Morocco Cuisine, Moroccan Spices:
When we say Moroccan cuisine, we say Moroccan Spices. From tangines and spiced almond pastries to zaalouk (a smokey aubergine purée). Moroccans use over 30 spices in their cooking. And delicious as they are, Moroccan spices really are for more than just flavouring the food. In a traditional herboristerie, you’ll see hundreds of jars of ingredients. All of which have some medicinal property. Plant seeds can be used whole, ground to powder, or steeped in hot water to release their healing properties. They can help you detox, act as an antioxidant or cure digestive issues. Moroccans believe a spoonful of cumin. For example, can reduce morning sickness. We use Nigella seeds to cure colds or rashes or as an anti-inflammatory for joint pain. While herbalists claim yellow-coloured turmeric. (a member of the ginger family best known for its use in tajines), can stop bleeding from a cut. Trials are currently being conducted to investigate turmeric’s benefits for dementia, cancer and arthritis.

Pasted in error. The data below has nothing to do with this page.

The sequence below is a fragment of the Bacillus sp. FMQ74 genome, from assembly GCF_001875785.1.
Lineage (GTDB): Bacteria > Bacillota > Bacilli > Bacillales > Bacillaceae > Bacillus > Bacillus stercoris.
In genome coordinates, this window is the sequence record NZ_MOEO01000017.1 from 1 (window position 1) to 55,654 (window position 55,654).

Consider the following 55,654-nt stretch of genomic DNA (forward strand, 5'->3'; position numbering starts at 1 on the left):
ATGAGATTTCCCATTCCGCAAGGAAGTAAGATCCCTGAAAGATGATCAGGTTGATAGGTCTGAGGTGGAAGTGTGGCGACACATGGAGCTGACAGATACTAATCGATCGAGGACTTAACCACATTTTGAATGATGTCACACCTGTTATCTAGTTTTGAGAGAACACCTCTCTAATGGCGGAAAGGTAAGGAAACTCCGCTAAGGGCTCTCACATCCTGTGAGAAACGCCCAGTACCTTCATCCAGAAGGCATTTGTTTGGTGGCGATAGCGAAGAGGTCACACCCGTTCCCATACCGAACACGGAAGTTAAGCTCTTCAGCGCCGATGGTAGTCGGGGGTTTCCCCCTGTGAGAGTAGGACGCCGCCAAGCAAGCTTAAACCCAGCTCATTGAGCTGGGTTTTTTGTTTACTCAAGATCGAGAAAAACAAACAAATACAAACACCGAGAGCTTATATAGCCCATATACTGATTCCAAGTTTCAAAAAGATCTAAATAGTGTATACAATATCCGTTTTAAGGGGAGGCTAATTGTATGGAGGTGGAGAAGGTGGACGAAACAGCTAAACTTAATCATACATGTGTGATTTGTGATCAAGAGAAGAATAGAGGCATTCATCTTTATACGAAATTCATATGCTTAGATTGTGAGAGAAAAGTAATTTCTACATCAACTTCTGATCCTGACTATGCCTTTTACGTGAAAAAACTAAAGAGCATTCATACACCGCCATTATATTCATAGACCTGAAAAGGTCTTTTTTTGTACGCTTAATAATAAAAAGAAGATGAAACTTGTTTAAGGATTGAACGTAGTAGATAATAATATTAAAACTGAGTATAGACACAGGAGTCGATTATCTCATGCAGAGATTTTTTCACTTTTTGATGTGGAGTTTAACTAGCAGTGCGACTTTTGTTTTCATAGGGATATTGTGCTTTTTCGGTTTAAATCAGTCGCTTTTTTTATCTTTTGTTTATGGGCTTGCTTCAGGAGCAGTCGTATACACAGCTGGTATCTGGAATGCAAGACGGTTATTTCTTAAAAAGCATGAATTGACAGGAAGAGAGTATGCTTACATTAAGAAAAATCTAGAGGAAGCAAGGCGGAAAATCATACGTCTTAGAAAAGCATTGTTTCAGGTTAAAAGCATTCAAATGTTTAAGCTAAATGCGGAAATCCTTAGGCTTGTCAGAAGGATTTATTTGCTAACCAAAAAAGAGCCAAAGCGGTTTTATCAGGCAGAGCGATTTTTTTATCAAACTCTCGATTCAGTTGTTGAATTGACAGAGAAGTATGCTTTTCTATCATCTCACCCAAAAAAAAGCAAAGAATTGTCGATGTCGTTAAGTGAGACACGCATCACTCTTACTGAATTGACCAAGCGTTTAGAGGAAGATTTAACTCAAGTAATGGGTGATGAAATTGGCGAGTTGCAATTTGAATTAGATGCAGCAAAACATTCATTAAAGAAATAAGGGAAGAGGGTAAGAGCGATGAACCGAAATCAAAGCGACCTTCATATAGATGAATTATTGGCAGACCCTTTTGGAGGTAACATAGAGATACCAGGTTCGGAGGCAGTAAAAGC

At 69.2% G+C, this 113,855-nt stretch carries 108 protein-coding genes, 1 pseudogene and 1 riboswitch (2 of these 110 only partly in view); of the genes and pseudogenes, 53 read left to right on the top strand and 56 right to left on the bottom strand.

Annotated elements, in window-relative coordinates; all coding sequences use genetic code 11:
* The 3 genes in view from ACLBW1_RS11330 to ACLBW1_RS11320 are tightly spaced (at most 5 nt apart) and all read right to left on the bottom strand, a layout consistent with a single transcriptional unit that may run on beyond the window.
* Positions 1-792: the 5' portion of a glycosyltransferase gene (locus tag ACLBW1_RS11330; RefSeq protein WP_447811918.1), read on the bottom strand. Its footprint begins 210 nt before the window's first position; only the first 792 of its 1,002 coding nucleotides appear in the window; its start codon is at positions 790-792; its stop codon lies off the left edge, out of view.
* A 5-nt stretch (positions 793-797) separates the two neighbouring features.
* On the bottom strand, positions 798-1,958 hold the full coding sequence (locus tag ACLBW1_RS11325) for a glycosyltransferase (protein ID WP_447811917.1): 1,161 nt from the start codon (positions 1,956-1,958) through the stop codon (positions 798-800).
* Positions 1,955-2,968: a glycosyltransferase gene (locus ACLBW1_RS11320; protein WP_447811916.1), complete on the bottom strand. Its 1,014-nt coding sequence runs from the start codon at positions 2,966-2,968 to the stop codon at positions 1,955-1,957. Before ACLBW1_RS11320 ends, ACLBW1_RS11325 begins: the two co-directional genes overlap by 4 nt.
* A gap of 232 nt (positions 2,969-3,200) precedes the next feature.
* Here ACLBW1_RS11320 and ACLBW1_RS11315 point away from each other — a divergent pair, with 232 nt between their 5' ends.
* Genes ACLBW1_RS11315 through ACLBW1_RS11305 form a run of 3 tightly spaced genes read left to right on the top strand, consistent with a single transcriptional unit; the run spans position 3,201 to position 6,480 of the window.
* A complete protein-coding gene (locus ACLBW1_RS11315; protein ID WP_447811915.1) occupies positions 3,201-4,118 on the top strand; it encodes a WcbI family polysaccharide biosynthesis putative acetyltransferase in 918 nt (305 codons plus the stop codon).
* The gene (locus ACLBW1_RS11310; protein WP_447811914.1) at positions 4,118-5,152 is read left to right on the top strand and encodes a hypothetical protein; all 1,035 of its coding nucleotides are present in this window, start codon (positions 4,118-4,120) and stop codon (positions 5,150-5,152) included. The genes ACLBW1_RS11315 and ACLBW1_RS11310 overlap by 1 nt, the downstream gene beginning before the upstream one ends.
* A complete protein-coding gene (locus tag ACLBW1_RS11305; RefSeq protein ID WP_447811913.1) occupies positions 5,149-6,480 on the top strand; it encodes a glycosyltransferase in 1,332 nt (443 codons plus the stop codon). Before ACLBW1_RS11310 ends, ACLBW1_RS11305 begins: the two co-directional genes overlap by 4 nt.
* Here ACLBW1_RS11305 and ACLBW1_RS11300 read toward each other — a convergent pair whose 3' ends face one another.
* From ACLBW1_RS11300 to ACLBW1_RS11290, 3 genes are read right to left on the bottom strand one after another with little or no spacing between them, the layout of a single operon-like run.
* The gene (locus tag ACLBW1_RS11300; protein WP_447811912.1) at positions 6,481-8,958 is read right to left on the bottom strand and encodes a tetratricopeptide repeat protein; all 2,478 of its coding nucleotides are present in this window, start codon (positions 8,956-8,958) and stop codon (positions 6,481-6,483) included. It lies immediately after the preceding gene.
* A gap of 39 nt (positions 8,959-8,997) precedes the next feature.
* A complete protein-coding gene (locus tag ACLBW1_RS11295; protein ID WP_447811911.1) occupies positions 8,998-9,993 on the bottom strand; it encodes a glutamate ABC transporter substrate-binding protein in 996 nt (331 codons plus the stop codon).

Moroccan Herbal Tea:
At Palais Amani, our mint tea is made by steeping green tea with a generous handful of spearmint leaves (known as fléau) and we serve in the traditional engraved Moroccan teapot (berrad). Halba (the Arabic for fenugreek). A key ingredient in our curries and chutneys, is also well known in Ayurvedic medicine for the treatment of bronchitis and digestive abnormalities. While Moroccan thyme. A garnish for our soups and chowders. Helps to relieve congestion when you have a nasty cold.
Join us for a workshop at our Palais Amani cooking school, and we can show you the best places to buy fresh coriander, mint, parsley, saffron, ground ginger, paprika and turmeric at the Fez medina food market . So you’re ready to cook an authentic Moroccan feast that also has major health-giving properties.